The Heiligenschein

by Katie Endersby

On a morning when shadows are long and the grass is wet with dew, you may see a sparkling white glow around the shadow of your head. This is known as the 'heiligenschein', which is German for the 'light of the holy one'.

The glow is centered on the antisolar point and so each person has their own. For pictures of the heiligenschein, check out the site Notice that when the camera is moved out to arm's length, the heiligenschein moves with it.

Heiligenschein Mechanism

For a background on how the heiligenschein works, see my discussion of some properties of animal eyes that are closely connected to the heiligenschein. Another place where this phenomenon can be viewed is on highway signs or license plates where the surface is covered with small glass beads, each of which acts as a small eyeball, selectively sending light back toward the direction of the car headlights that illuminate it.

In the heiligenschein, the nearly spherical dew drops take over the role of the eyeball. However, water has a lower index of refraction (approximately 4/3) than glass. Therefore, water does not bend light as much as glass, so external and internal reflections by the dewdrop can not solely be the cause of the heiligenschein. The drawing to the right indicates that light entering the droplet is only reflected back in the same direction that it came when it enters at the equator of the water droplet. Therefore, back reflection can not explain the heiligenschein. For a detailed mathematical explanation of this, click here.

A useful scientific model was proposed in 1874 by Lommel and is still the leading explanation for the heiligenschein today. Lommel noticed that the water droplet rests on small hairs which separate it from the leaf's surface. The drop brings sunlight to a crude focus. When this is at the leaf surface, some light is scattered back through the drop to form the heiligenschein.

The drawing below shows light focused on a leaf by a drop of water. Clearly the water drop and leaf hairs are not drawn to size.

Lommel's model relied heavily on hairy leaves to hold the dewdrop 1 focal length from the surface. If we treat the drop as a thin lens, we can show that light is focused 1 radius length past the drop. For this explanation, consider the picture of half a dewdrop below.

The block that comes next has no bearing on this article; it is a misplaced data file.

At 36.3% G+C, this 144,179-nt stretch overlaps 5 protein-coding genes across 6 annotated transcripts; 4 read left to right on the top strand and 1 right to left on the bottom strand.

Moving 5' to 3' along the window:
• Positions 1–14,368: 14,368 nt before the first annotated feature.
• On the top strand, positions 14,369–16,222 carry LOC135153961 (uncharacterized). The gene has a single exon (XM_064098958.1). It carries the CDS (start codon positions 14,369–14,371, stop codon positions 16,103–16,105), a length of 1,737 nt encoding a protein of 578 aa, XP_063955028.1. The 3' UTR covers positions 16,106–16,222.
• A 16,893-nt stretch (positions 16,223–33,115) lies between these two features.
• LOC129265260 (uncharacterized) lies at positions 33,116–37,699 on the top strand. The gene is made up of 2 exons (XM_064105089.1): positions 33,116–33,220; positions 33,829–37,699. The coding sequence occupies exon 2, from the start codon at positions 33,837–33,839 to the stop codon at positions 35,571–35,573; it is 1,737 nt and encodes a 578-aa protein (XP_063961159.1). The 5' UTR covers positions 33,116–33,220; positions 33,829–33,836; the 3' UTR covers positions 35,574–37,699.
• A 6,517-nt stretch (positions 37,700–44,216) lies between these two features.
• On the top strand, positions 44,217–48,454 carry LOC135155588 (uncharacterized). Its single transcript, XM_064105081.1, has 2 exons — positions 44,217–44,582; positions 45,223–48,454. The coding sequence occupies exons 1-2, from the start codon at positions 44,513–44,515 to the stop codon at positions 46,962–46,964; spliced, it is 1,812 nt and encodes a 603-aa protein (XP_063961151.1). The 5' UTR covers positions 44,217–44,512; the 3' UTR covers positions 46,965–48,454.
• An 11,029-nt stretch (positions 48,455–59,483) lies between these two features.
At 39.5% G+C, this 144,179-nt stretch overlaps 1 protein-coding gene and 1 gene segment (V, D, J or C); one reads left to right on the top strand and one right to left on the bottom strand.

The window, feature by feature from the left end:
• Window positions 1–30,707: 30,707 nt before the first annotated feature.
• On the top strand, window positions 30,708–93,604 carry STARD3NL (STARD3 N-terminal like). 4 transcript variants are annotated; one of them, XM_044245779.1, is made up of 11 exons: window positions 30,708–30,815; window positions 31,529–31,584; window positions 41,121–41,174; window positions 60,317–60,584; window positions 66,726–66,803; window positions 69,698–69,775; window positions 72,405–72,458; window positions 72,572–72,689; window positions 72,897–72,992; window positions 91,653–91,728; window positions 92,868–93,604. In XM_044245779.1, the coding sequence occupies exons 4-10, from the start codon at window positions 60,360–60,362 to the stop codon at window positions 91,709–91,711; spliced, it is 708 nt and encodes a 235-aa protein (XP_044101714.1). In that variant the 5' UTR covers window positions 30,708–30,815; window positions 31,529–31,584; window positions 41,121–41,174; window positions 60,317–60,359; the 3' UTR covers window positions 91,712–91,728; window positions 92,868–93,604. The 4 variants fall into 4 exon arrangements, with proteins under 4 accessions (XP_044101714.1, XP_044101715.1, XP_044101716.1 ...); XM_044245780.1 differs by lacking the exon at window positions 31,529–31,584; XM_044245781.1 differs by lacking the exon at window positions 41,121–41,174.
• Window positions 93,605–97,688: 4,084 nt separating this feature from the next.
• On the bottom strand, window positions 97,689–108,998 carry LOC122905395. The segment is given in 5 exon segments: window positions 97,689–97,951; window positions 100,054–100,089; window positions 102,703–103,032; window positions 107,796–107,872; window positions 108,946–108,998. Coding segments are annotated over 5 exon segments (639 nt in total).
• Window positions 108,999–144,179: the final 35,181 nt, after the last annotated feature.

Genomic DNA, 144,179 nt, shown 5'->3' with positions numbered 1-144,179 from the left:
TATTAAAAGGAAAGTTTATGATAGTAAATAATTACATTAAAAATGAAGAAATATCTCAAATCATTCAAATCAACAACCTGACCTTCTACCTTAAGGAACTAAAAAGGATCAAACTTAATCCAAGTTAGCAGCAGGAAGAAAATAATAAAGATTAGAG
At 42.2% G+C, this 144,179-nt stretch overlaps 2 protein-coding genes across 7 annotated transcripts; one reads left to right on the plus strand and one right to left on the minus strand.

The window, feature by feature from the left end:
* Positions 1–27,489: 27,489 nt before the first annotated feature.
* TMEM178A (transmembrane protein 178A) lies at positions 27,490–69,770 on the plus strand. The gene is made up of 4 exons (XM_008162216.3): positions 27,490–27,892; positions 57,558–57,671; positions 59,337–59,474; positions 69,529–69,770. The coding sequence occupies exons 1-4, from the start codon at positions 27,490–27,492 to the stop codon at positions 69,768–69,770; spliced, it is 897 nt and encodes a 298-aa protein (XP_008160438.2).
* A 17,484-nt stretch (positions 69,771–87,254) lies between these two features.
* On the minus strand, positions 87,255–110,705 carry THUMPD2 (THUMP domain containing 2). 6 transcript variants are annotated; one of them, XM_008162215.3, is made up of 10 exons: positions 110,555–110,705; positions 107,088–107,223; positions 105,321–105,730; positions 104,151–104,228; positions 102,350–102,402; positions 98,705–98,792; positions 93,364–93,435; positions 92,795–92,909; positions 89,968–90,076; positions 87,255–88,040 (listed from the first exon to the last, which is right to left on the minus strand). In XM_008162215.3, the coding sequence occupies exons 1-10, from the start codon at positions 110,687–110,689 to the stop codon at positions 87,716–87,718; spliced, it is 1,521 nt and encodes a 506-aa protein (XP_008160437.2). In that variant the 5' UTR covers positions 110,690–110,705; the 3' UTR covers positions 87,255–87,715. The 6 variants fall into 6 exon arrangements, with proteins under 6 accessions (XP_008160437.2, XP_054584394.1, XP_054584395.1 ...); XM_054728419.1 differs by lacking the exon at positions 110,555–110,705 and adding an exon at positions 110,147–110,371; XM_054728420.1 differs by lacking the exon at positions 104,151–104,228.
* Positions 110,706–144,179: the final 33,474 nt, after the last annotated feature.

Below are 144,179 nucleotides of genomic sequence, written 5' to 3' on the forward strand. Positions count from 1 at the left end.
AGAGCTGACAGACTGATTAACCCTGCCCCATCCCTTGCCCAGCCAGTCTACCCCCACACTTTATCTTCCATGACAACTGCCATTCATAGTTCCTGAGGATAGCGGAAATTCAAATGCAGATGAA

In this model, the light ray from the Sun, the axis of the lens (the dewdrop), and the normal to the plane (the leaf) are coaxial. Additionally, the index of refraction, n=4/3. A light ray that enters the drop at an incident angle of i is deviated, after two refractions, through an angle D=2(i-r), where r is the angle of refraction specified by Snell's Law, sin i = n sin r. The focal length f is the distance from the drop center to the point where the ray intersects the axis which is parallel to the initial ray. Applying the law of sines to the green shaded triangle produces the result f=sini/sinD .

If only paraxial rays (rays which are always very close to, and very neatly parallel to the optical axis) are considered, all of the angles are small, and

f ≈ i/D = i/(2(i-r)) ≈ i/(2(i-i/n)) = n/(2(n-1)) ≈ 2

This makes the f-number (which is equal to the focal length / diameter) fn=1 for a water drop. Therefore, the light is indeed focused 1 radius length past the drop

Now consider what happens when light reaches the leaf surface. Light from the bright leaf spot (the point where it is focused) scatters in all directions but some returns through the droplet along almost the same paths it came. The net effect is that each drop 'backscatters' sunlight, returning it most brightly in directions toward the sun.

Lets consider the difference between when a leaf is directly illuminated by a source and when a lens (the water droplet) is placed in between the leaf and the light source.

Without the lens, only a small fraction of the light that is diffusely reflected off the leaf is channeled back toward the source. Thus when there is a lens, a larger fraction of the diffusely scattered light is sent back in the original direction. Dew thus acts as a thin lens and shines brightly at the antisolar point to form a heiligenschein.

The heiligenschein looks white rather than green because the individual points of light saturate the eye's colour receptors and to some extent cameras.


Fraser, A.B. 1994. The Sylvanshine - Retroreflection from dew-covered trees. Applied Optics 33 (21):4539-4547.

Greenler, R. 1980. Rainbows, Halos, and Glories. Cambridge University Press: Cambridge.

Hinz, C. Heiligenschein.

Minnaert, M. 1954. The Nature of Light and Colour in the Open Air. Dover Publications Inc.: New York.

Tricker, R.A.R. 1970. Introduction to Meteorological Optics. Mills & Boon Ltd.: London.